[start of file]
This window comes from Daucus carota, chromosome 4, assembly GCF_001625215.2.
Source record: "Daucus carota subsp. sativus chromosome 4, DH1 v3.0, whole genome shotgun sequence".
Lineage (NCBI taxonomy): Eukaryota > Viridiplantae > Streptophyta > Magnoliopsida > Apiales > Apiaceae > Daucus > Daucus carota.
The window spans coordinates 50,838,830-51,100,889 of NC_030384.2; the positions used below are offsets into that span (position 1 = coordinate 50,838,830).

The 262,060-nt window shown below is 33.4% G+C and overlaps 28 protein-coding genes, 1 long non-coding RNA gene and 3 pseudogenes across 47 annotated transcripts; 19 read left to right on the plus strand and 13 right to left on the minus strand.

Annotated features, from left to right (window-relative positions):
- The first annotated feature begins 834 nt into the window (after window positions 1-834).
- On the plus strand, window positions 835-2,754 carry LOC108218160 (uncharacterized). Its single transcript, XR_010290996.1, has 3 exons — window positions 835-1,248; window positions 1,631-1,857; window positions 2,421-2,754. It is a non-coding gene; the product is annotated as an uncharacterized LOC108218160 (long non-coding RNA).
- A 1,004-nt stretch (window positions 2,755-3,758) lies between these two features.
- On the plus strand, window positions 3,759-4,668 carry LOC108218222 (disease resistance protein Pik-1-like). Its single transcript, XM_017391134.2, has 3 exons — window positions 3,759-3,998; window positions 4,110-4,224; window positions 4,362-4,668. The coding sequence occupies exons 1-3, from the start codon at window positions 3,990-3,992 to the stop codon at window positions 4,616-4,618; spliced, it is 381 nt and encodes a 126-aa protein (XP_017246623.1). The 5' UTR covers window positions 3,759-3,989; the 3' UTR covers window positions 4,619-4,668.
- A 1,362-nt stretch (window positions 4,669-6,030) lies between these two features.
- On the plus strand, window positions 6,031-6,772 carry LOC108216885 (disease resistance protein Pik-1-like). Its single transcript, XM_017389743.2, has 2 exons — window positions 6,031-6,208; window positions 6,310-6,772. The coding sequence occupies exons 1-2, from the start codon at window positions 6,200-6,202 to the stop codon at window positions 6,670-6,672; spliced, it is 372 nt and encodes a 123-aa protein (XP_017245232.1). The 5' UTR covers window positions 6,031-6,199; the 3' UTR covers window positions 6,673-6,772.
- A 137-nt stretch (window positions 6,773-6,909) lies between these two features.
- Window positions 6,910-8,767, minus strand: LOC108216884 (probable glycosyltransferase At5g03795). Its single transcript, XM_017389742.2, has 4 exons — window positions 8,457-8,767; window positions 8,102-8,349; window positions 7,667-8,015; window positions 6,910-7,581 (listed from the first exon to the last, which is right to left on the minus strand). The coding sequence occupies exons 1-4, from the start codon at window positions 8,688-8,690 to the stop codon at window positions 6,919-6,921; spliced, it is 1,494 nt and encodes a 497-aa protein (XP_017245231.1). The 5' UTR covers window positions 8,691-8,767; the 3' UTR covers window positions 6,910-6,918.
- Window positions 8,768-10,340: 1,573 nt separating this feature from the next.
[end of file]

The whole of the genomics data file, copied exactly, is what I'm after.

This window comes from Daucus carota, chromosome 4, assembly GCF_001625215.2.
Source record: "Daucus carota subsp. sativus chromosome 4, DH1 v3.0, whole genome shotgun sequence".
Lineage (NCBI taxonomy): Eukaryota > Viridiplantae > Streptophyta > Magnoliopsida > Apiales > Apiaceae > Daucus > Daucus carota.
The window spans coordinates 50,838,830-51,100,889 of NC_030384.2; the positions used below are offsets into that span (position 1 = coordinate 50,838,830).

The 262,060-nt window shown below is 33.4% G+C and overlaps 28 protein-coding genes, 1 long non-coding RNA gene and 3 pseudogenes across 47 annotated transcripts; 19 read left to right on the plus strand and 13 right to left on the minus strand.

Annotated features, from left to right (window-relative positions):
- The first annotated feature begins 834 nt into the window (after window positions 1-834).
- On the plus strand, window positions 835-2,754 carry LOC108218160 (uncharacterized). Its single transcript, XR_010290996.1, has 3 exons — window positions 835-1,248; window positions 1,631-1,857; window positions 2,421-2,754. It is a non-coding gene; the product is annotated as an uncharacterized LOC108218160 (long non-coding RNA).
- A 1,004-nt stretch (window positions 2,755-3,758) lies between these two features.
- On the plus strand, window positions 3,759-4,668 carry LOC108218222 (disease resistance protein Pik-1-like). Its single transcript, XM_017391134.2, has 3 exons — window positions 3,759-3,998; window positions 4,110-4,224; window positions 4,362-4,668. The coding sequence occupies exons 1-3, from the start codon at window positions 3,990-3,992 to the stop codon at window positions 4,616-4,618; spliced, it is 381 nt and encodes a 126-aa protein (XP_017246623.1). The 5' UTR covers window positions 3,759-3,989; the 3' UTR covers window positions 4,619-4,668.
- A 1,362-nt stretch (window positions 4,669-6,030) lies between these two features.
- On the plus strand, window positions 6,031-6,772 carry LOC108216885 (disease resistance protein Pik-1-like). Its single transcript, XM_017389743.2, has 2 exons — window positions 6,031-6,208; window positions 6,310-6,772. The coding sequence occupies exons 1-2, from the start codon at window positions 6,200-6,202 to the stop codon at window positions 6,670-6,672; spliced, it is 372 nt and encodes a 123-aa protein (XP_017245232.1). The 5' UTR covers window positions 6,031-6,199; the 3' UTR covers window positions 6,673-6,772.
- A 137-nt stretch (window positions 6,773-6,909) lies between these two features.
- Window positions 6,910-8,767, minus strand: LOC108216884 (probable glycosyltransferase At5g03795). Its single transcript, XM_017389742.2, has 4 exons — window positions 8,457-8,767; window positions 8,102-8,349; window positions 7,667-8,015; window positions 6,910-7,581 (listed from the first exon to the last, which is right to left on the minus strand). The coding sequence occupies exons 1-4, from the start codon at window positions 8,688-8,690 to the stop codon at window positions 6,919-6,921; spliced, it is 1,494 nt and encodes a 497-aa protein (XP_017245231.1). The 5' UTR covers window positions 8,691-8,767; the 3' UTR covers window positions 6,910-6,918.
- Window positions 8,768-10,340: 1,573 nt separating this feature from the next.